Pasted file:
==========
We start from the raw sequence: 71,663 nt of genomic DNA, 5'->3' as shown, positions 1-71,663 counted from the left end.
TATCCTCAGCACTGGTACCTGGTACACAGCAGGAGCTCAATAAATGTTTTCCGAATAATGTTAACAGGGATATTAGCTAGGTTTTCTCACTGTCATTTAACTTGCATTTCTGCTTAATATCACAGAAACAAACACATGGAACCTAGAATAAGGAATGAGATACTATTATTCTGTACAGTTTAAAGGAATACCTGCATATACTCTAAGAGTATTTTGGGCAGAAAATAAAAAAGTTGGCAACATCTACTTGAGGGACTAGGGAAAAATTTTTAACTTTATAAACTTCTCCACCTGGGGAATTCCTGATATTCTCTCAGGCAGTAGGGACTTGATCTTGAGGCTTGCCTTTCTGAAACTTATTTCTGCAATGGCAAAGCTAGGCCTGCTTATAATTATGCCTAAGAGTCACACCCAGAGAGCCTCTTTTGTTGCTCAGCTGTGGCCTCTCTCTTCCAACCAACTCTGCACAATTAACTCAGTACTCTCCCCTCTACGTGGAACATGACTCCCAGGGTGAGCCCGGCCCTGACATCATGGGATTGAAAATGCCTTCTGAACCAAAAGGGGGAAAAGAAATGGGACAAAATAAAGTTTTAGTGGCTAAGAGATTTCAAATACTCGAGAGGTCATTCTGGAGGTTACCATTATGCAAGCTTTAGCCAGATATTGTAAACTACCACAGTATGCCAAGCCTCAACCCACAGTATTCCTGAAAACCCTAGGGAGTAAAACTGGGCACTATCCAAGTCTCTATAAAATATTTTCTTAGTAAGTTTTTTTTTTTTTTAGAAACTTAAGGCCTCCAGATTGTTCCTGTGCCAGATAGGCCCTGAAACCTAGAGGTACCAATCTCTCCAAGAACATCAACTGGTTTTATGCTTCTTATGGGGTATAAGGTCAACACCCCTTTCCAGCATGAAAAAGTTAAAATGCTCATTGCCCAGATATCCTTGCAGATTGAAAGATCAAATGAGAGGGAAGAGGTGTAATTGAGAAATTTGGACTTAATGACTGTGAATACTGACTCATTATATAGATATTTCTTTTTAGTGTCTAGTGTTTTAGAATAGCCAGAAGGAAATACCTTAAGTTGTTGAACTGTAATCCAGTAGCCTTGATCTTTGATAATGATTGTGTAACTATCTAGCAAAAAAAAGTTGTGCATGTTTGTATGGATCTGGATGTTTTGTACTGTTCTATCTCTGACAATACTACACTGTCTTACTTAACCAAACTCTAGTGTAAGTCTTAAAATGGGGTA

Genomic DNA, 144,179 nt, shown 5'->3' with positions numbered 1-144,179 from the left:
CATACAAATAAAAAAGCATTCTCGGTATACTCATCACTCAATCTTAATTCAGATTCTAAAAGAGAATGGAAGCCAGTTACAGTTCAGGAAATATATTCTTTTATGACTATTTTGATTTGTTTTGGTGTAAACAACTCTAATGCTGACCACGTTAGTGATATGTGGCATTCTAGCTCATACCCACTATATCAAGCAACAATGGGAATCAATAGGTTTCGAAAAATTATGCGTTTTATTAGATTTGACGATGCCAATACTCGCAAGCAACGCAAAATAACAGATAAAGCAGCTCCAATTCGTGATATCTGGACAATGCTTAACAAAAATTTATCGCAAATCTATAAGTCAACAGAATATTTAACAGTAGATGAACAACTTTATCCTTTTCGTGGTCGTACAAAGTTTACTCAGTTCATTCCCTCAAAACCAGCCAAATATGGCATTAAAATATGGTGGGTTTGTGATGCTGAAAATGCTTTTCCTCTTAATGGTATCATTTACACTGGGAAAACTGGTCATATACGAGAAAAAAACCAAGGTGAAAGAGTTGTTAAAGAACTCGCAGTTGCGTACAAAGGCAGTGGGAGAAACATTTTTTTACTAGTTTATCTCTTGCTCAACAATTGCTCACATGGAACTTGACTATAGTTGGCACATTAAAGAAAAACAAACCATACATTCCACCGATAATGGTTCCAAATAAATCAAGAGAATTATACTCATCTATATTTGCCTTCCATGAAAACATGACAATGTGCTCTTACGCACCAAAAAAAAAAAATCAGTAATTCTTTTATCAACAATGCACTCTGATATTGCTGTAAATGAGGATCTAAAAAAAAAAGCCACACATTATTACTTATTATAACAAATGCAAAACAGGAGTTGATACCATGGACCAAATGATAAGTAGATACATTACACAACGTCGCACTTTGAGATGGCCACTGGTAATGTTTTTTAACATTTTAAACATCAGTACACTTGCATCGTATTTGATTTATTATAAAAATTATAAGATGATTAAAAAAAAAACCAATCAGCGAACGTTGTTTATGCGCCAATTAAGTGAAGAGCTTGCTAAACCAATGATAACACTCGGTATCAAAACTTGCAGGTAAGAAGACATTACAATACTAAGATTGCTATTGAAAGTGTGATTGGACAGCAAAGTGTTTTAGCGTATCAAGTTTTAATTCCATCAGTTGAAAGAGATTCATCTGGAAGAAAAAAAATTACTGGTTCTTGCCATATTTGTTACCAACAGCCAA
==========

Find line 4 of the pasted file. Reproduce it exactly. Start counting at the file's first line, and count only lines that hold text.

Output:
CATACAAATAAAAAAGCATTCTCGGTATACTCATCACTCAATCTTAATTCAGATTCTAAAAGAGAATGGAAGCCAGTTACAGTTCAGGAAATATATTCTTTTATGACTATTTTGATTTGTTTTGGTGTAAACAACTCTAATGCTGACCACGTTAGTGATATGTGGCATTCTAGCTCATACCCACTATATCAAGCAACAATGGGAATCAATAGGTTTCGAAAAATTATGCGTTTTATTAGATTTGACGATGCCAATACTCGCAAGCAACGCAAAATAACAGATAAAGCAGCTCCAATTCGTGATATCTGGACAATGCTTAACAAAAATTTATCGCAAATCTATAAGTCAACAGAATATTTAACAGTAGATGAACAACTTTATCCTTTTCGTGGTCGTACAAAGTTTACTCAGTTCATTCCCTCAAAACCAGCCAAATATGGCATTAAAATATGGTGGGTTTGTGATGCTGAAAATGCTTTTCCTCTTAATGGTATCATTTACACTGGGAAAACTGGTCATATACGAGAAAAAAACCAAGGTGAAAGAGTTGTTAAAGAACTCGCAGTTGCGTACAAAGGCAGTGGGAGAAACATTTTTTTACTAGTTTATCTCTTGCTCAACAATTGCTCACATGGAACTTGACTATAGTTGGCACATTAAAGAAAAACAAACCATACATTCCACCGATAATGGTTCCAAATAAATCAAGAGAATTATACTCATCTATATTTGCCTTCCATGAAAACATGACAATGTGCTCTTACGCACCAAAAAAAAAAAATCAGTAATTCTTTTATCAACAATGCACTCTGATATTGCTGTAAATGAGGATCTAAAAAAAAAAGCCACACATTATTACTTATTATAACAAATGCAAAACAGGAGTTGATACCATGGACCAAATGATAAGTAGATACATTACACAACGTCGCACTTTGAGATGGCCACTGGTAATGTTTTTTAACATTTTAAACATCAGTACACTTGCATCGTATTTGATTTATTATAAAAATTATAAGATGATTAAAAAAAAAACCAATCAGCGAACGTTGTTTATGCGCCAATTAAGTGAAGAGCTTGCTAAACCAATGATAACACTCGGTATCAAAACTTGCAGGTAAGAAGACATTACAATACTAAGATTGCTATTGAAAGTGTGATTGGACAGCAAAGTGTTTTAGCGTATCAAGTTTTAATTCCATCAGTTGAAAGAGATTCATCTGGAAGAAAAAAAATTACTGGTTCTTGCCATATTTGTTACCAACAGCCAA